This seemed like a great strategy until this mass of unreleased energy reached a boiling point and overwhelmed my system with tension and anxiety. It got to a point where I felt like I was going to explode. I just wanted to scream and punch something. I was angry and frustrated, but I didn’t know why. I was a long way from causing any violence, but I could see how the feelings I was experiencing – when left unchecked – can eventually spiral out of control to cause the kinds of stories we’ve been hearing on the news.

But the feeling I was most aware of was sadness. I could sense a deep sadness, like an ocean flowing just beneath the surface – waiting to pull me under, where I would be crushed and lost forever in tides of uncontrollable emotion. I was literally scared to death of what might happen if I ever actually allowed myself to ‘let go.’ To sit with my sorrow. To really feel what was within me.

Defense Mechanisms

This fear and frustration continued to build for many years. As I got older, I started to hear about the healing power of tears and how crying can release pent-up emotion and create a feeling of freedom. This sounded like exactly what I needed. And I was desperate.

For the past 4 years or so, I’ve actually been trying to cry. And finding myself unable to do so. I understand this may sound totally ridiculous to folks who find themselves in tears quite often, but it’s real. And it’s not just men who are stuck in this emotional deadzone. It feel like I’ve actually ‘forgotten’ how to cry. I just can’t seem to go there, even though I’ve tried many times.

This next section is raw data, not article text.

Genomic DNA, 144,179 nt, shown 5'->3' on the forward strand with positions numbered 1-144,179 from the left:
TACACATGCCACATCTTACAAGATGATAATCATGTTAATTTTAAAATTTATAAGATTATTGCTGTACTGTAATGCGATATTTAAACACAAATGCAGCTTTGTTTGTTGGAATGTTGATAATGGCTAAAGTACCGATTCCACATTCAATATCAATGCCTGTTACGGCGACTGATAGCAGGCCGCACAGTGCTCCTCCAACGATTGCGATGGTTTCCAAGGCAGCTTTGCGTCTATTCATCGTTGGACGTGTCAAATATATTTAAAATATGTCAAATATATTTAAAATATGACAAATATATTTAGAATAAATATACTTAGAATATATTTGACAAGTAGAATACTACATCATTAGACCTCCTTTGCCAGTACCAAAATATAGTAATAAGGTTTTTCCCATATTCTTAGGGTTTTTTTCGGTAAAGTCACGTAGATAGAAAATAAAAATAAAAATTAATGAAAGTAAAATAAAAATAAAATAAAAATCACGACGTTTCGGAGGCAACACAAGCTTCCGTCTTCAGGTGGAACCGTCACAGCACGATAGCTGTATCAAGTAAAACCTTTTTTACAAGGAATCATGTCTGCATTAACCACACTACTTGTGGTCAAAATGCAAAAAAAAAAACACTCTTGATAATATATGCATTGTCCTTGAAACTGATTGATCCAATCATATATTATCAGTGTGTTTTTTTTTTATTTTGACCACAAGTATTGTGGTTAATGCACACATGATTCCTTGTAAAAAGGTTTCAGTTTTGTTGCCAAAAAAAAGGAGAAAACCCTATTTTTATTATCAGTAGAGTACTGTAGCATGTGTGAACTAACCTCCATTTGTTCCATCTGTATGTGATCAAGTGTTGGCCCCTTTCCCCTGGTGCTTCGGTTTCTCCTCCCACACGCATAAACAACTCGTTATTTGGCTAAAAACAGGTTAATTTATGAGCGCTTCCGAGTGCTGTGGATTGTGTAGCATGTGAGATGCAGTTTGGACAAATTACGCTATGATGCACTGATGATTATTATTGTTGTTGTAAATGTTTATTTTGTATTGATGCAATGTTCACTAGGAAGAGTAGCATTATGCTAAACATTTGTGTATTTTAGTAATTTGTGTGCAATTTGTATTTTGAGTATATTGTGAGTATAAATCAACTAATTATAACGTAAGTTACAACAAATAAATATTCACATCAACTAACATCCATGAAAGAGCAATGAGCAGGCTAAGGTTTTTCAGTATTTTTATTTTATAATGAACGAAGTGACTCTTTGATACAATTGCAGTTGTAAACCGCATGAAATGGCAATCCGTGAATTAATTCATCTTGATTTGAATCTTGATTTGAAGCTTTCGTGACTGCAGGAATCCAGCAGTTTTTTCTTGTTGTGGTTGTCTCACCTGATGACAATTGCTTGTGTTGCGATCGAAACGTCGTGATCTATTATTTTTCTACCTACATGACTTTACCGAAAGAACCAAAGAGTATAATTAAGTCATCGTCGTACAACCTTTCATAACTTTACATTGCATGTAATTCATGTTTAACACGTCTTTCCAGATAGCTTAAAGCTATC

My defense mechanisms are too damn capable and well-trained. Here are a few of the ways that my defenses have ‘guarded’ my heart from the vulnerability of emotional expression:

  • Close my eyes when I felt myself tearing up
  • Cross my arms to protect my heart
  • Avoid eye contact with people in order to stay a safe distance away
  • Lose sensation in my neck and jaw and become unable to talk

These protective defenses have impacted my everyday behavior in many ways as well:

  • Work long hours to distract myself from my feelings
  • Isolate myself in order to avoid the vulnerability of intimacy
  • Under-commit and over-perform in order to avoid disappointing anyone
  • Compete with and compare myself to others in order to prove my worth
  • Beat myself up in order to preempt potential criticism from others
  • And try to control everything in my life in order to avoid feeling pain